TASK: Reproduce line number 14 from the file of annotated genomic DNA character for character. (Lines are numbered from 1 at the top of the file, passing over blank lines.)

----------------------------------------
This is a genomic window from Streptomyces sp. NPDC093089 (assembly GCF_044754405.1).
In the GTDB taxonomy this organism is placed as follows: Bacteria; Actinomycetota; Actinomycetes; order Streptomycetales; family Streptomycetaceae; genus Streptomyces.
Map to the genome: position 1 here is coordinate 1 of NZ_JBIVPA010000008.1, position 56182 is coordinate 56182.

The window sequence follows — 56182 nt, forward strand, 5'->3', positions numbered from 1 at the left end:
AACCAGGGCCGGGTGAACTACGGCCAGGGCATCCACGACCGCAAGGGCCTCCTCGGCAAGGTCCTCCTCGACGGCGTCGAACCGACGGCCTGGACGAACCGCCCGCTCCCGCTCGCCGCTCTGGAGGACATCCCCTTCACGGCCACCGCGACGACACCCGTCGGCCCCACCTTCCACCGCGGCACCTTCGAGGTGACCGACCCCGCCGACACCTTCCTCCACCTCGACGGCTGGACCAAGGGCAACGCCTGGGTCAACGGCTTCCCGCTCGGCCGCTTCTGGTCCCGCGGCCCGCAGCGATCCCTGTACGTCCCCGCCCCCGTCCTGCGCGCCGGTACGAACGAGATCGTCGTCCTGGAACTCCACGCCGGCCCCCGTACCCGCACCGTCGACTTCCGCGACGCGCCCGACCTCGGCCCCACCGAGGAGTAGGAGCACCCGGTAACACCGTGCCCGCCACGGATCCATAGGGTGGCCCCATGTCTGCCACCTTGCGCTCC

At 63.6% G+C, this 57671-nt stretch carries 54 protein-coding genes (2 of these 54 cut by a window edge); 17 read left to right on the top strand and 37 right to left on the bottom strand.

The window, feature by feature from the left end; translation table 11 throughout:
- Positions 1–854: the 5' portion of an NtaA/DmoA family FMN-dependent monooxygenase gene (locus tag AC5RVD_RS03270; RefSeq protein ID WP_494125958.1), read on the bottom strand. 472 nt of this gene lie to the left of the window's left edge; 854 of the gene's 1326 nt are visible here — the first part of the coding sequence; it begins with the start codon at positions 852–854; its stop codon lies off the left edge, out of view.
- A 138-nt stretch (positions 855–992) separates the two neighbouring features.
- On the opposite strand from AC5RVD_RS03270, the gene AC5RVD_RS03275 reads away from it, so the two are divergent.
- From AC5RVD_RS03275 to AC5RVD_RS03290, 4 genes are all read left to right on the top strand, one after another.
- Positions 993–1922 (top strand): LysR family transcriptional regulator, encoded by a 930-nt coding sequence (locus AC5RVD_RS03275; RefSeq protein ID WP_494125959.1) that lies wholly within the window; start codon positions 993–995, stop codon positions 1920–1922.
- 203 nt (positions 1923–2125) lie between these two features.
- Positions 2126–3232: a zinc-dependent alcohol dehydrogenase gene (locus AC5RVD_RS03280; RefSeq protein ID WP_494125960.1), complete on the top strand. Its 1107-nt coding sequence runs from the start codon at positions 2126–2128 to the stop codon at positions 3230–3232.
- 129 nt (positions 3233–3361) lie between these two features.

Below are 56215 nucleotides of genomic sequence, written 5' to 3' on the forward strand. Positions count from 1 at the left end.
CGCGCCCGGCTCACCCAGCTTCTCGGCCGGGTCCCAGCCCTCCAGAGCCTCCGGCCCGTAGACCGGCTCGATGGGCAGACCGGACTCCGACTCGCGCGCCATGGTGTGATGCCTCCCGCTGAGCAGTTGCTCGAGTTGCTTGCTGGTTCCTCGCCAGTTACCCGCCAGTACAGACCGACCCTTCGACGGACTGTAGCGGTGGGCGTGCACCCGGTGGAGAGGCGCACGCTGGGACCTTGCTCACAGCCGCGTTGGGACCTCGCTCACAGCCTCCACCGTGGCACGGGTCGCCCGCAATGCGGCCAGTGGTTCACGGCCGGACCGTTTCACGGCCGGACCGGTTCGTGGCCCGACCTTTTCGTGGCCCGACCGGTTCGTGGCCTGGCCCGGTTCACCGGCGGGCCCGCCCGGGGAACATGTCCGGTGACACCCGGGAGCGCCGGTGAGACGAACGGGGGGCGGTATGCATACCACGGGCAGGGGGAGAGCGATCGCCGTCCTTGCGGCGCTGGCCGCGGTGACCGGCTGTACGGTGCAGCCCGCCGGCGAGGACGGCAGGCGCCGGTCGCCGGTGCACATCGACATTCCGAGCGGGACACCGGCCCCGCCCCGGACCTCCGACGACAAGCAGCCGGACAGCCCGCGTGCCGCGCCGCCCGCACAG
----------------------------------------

- Positions 2126–3232: a zinc-dependent alcohol dehydrogenase gene (locus AC5RVD_RS03280; RefSeq protein ID WP_494125960.1), complete on the top strand. Its 1107-nt coding sequence runs from the start codon at positions 2126–2128 to the stop codon at positions 3230–3232.